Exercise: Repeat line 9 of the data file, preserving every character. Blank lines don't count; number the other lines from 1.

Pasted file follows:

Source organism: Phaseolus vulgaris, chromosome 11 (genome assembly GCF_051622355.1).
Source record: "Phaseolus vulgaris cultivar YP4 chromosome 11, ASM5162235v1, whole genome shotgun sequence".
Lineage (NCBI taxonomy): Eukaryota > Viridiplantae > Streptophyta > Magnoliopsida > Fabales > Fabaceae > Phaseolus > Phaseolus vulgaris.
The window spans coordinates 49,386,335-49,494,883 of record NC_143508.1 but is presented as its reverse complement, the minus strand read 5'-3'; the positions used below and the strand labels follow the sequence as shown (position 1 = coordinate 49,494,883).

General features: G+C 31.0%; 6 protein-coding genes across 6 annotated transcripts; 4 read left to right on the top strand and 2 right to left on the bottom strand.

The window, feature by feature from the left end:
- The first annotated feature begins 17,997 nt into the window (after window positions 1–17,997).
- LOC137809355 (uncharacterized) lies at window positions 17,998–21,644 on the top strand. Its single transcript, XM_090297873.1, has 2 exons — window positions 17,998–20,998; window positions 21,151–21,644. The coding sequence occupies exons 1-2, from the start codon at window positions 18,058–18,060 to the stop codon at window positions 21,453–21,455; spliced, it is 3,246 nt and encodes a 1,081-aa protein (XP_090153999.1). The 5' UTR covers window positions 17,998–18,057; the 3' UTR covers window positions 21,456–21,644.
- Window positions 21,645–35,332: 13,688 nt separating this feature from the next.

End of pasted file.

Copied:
- Window positions 21,645–35,332: 13,688 nt separating this feature from the next.